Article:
Life Lessons Learned

In my life I've had a number of jobs: babysitter, party planner, pizza maker, hostess, survey taker, collections agent, orientation facilitator, muffin maker, community service manager, janitor, news reporter, dog sitter, data entry clerk.

In each one I've tried to learn something and bring that new life lesson to my next job. A life evolving process that I hope will someday culminate in perfection. Or at least retirement.

I've worked in enough offices to know that you should stay out of office politics for as long as you possibly can. Sometimes that means a few months, in the case of my new job, that means a week. It's my second week on the job and already I have established alliances, mutual understandings and an arch nemesis. All that on top of doing my real job.

I've learned enough to know that some people are going to form opinions of you that you don't like and aren't true, but you have to figure out how to deal with them and move on. Practice has made that easier, but not easy.

This afternoon I was called hard-headed (for lack of a more appropriate term) by a colleague because I ask a lot of questions. I guess I never lost that part of me that must ask "Why?"

So, I've finally learned that it doesn't matter how many jobs you had, how many places you've lived or how many people you know. Sometimes, in order to survive, you still need to wear a hard hat.


Play Ball!

I came across a photo today on the internet which made me happy.
Here it is:

It's a photo of Ayla, a service monkey for the disabled, throwing out the first pitch prior to a baseball game between the Boston Red Sox and Detroit Tigers at Fenway Park in Boston, last Wednesday evening. I coincidentally was also at a Major League Baseball game that night (Twins vs. Indians - Twins won 7-2), so imagine my disappointment that there were no monkeys throwing baseballs at my game.

I've been fascinated by service monkeys ever since I saw David Sedaris speak about them at one of his readings last year in Salt Lake. As he so aptly put it, "It makes you want to throw yourself in front of a bus just to get one.” Check it out.


An Uncomfortable Email

Occasionally I receive these emails from a good friend of mine. We don't talk or even email that often, but I am on her list to mass email anytime something she finds interesting comes across her path.

These emails sometimes involve low-brow humor, sometimes photos, sometimes warnings about drinking straight out of your Coke can without wiping it off. But sometimes, more and more, they contain over-the-top political propaganda that diverges 180 degrees from my own view. They are hateful, bigoted emails meant to spur patriotism and pride in what we are doing in the world. Only, they don't seem to inspire me much.

I've continued receiving these emails for some time. I would politely read them without comment and then promptly send them to my email trash can, ending the cycle of intolerance. But today, I could not. The email I was forwarded from my friend was simply too much to swallow. I had to respond.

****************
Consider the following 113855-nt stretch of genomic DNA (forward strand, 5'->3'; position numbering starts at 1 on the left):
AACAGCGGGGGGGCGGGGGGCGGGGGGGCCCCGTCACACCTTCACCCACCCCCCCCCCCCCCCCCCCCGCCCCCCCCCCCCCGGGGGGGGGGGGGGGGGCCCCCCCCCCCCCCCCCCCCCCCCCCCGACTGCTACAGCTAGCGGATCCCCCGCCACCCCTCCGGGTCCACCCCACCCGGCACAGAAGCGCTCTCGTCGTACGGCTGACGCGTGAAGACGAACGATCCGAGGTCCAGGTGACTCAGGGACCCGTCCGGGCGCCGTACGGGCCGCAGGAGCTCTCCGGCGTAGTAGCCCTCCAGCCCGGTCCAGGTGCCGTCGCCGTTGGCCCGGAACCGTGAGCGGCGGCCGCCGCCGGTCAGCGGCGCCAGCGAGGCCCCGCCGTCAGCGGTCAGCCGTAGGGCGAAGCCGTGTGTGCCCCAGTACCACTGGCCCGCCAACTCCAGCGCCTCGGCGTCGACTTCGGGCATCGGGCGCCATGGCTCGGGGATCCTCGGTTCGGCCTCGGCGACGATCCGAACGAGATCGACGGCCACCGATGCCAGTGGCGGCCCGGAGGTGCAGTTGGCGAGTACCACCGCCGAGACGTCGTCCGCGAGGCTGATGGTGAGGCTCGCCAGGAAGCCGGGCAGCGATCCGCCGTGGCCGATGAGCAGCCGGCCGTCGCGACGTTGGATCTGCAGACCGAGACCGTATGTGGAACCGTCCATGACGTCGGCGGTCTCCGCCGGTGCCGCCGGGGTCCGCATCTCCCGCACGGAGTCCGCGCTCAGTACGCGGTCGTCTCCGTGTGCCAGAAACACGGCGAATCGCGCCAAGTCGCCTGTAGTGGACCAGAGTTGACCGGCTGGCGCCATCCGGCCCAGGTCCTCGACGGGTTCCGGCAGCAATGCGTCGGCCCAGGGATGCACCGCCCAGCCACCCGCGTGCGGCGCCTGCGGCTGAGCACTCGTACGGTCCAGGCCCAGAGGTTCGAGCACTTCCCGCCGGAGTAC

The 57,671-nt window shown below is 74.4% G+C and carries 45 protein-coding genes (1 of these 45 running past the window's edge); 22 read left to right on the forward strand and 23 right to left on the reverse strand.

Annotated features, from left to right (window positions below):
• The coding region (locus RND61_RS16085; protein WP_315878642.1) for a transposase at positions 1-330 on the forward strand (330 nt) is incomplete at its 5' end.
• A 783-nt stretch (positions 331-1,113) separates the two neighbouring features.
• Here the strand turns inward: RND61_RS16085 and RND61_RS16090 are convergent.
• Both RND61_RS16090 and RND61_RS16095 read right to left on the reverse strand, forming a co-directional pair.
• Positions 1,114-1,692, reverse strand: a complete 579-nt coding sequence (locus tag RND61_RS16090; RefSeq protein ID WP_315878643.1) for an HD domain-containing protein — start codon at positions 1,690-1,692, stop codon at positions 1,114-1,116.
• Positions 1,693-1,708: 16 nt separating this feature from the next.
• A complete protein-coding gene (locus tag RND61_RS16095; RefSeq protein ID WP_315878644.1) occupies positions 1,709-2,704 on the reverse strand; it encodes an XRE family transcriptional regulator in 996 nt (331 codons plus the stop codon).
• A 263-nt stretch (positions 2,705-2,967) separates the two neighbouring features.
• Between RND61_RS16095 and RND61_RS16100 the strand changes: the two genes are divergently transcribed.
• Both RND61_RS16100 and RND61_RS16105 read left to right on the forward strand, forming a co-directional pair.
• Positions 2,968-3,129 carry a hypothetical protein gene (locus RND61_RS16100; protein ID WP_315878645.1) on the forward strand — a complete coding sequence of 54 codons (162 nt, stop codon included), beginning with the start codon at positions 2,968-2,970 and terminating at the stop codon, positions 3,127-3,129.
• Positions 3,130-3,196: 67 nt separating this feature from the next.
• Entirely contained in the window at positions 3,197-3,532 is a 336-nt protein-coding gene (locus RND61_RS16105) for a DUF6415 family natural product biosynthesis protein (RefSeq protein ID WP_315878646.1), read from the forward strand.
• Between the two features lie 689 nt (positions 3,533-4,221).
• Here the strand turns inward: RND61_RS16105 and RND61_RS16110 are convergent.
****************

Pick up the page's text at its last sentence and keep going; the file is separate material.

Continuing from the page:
But how to do you respond when you truly value the friendship of the sender? How do you say, "Thanks, but no thanks," without hurting their feelings in this time of extreme partisanship. I felt uncomfortable responding, but I came to the realization that eventually if you don't stand for anything, you stand for nothing.

So I sent her a reply. I mentioned how much I valued her friendship and her as a person. But I put my foot down and said, "Enough is enough." We'll see if I hear back.


Mixed-Orientation Marriage

I came across an article today in The Salt Lake Tribune, my old stomping grounds, that shocked me. When you've spent some time in Utah, you become somewhat accustomed to seeing and hearing about things that are a little unorthodox, but that didn't prepare me for this.

Openly gay LDS (Mormon) men are getting married to straight LDS women in the LDS temple and having families and children together. There is no "how could I not have seen this" moment in the marriage where the husband says to the wife, "I guess it's about time I told you something..." No coming out of the closet after the nuptuals have been taken. Just full and total disclosure before the fact. Women marrying gay men knowing they are gay.

I can't seem to wrap my mind around this new idea of matrimony.

Check it out here.


One in a Billion

I never carry cash anymore. It seems like whenever I have it, I spend it without ever remembering where or why. And although someday I hope to be able to have the kind of money where it doesn't matter if a few 20's get lost in the shuffle, at present, it does.

So I was surprised the other day to actually find good ole' U.S. currency in my hand woven Mexican wallet. Here's what I found:

A 2 dollar bill and a 50 cent piece. What are the odds?


My favorite things

Fresh homemade jam, vegetables just picked from the garden, blue lightening on the prarie, the smell of newly fallen rain, an air conditioned bedroom. Just a few of my favorite things in the summer.